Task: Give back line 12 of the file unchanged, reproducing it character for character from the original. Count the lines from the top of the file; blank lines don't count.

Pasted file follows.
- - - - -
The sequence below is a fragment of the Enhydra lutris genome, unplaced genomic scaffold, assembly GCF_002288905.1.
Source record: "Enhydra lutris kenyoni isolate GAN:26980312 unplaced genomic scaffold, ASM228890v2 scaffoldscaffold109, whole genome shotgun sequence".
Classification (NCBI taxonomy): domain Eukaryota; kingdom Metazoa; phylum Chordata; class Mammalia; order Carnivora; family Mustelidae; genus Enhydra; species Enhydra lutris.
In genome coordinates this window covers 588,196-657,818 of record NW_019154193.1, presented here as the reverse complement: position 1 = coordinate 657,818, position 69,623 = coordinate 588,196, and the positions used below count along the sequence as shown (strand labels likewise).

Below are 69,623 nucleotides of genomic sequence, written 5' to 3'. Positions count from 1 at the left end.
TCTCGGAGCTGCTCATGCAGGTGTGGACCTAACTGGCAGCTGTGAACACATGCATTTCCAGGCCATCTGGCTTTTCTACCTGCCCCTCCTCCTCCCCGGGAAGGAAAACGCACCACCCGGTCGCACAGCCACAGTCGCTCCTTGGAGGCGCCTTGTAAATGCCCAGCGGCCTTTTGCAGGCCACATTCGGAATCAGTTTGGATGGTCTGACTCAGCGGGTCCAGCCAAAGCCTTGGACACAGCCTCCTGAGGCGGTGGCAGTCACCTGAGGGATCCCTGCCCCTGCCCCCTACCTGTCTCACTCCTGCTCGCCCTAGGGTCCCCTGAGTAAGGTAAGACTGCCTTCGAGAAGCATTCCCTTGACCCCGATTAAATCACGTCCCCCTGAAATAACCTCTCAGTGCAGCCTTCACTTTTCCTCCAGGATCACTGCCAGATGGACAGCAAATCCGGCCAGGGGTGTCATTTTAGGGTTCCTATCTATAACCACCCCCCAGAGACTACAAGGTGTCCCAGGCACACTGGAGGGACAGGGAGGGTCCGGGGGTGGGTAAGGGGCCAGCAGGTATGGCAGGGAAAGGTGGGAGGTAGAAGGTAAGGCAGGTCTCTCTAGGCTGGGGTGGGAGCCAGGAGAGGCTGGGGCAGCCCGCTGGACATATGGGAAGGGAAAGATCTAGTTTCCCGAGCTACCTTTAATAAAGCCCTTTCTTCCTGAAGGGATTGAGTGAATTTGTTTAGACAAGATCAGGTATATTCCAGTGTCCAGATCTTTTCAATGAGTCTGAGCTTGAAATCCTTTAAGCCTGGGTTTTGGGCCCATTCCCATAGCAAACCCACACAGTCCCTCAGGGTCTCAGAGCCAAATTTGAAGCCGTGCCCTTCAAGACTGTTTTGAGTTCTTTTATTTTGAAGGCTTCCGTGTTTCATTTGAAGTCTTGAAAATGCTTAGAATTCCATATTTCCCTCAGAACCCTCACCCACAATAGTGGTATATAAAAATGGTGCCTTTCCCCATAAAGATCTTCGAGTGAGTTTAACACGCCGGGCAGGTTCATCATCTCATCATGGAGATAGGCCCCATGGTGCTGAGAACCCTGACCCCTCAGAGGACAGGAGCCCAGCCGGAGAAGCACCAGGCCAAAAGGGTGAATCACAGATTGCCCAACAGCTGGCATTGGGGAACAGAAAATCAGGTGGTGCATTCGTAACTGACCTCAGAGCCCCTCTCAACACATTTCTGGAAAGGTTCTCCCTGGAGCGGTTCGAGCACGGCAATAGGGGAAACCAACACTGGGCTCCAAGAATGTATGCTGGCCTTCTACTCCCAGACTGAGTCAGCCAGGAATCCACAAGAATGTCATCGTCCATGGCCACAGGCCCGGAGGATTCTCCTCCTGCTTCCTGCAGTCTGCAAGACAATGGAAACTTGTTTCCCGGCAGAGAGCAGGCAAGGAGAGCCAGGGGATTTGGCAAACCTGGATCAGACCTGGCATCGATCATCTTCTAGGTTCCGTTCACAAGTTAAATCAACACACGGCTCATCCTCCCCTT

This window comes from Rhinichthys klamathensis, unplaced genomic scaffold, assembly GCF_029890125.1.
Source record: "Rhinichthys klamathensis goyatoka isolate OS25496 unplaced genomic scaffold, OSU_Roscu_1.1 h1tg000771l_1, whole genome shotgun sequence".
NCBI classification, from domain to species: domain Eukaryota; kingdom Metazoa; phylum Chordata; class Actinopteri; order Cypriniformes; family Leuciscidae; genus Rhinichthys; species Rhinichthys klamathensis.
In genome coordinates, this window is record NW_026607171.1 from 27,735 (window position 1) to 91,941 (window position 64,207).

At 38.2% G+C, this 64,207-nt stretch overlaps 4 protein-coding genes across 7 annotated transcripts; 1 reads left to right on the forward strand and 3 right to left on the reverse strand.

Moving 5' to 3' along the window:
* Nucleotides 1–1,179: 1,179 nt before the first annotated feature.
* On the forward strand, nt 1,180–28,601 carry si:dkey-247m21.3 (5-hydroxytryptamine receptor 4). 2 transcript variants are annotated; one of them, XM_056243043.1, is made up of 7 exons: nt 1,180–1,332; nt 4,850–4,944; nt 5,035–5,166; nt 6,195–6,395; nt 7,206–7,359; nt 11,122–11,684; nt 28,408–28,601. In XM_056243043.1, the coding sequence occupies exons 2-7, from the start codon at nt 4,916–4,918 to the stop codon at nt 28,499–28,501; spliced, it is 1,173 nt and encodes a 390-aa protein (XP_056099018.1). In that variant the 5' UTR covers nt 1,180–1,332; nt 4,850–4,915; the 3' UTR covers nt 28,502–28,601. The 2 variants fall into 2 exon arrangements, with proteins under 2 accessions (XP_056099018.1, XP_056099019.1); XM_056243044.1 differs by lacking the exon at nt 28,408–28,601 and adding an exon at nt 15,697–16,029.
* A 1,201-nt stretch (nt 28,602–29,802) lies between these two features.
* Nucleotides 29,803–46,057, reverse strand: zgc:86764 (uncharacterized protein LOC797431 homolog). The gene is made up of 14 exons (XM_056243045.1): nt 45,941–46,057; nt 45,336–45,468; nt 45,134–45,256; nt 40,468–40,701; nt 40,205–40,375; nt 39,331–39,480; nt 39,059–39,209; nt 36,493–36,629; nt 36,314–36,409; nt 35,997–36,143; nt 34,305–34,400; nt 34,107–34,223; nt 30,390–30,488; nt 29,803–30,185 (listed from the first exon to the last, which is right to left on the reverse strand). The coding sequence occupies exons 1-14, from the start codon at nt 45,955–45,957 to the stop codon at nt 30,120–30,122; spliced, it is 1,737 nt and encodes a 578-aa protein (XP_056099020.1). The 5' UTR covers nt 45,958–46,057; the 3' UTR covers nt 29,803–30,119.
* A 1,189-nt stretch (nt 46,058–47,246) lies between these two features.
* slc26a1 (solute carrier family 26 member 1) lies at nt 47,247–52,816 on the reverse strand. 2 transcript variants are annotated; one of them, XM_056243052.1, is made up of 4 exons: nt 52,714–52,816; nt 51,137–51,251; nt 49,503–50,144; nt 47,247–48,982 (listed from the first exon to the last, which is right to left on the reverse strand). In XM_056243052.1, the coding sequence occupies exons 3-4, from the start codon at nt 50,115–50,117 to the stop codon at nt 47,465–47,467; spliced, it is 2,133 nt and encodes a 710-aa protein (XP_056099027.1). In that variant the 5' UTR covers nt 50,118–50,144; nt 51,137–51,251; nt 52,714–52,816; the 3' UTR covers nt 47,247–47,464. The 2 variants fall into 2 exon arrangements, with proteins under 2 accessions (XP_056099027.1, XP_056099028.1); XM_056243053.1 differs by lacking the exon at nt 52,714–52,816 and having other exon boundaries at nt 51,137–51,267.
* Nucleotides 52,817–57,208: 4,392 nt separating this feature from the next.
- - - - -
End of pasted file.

Moving 5' to 3' along the window: